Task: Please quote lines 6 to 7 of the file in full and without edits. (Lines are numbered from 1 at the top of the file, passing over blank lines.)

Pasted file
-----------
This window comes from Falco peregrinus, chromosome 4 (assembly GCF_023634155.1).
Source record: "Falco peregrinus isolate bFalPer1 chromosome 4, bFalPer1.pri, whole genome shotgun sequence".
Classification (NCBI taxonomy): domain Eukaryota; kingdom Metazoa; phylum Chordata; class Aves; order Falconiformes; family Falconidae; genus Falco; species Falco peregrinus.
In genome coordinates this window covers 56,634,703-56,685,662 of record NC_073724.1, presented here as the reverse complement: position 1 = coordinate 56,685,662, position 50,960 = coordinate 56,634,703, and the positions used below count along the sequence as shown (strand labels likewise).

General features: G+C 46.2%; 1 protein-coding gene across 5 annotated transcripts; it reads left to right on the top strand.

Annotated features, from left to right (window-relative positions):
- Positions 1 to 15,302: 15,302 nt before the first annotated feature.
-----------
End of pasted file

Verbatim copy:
Annotated features, from left to right (window-relative positions):
- Positions 1 to 15,302: 15,302 nt before the first annotated feature.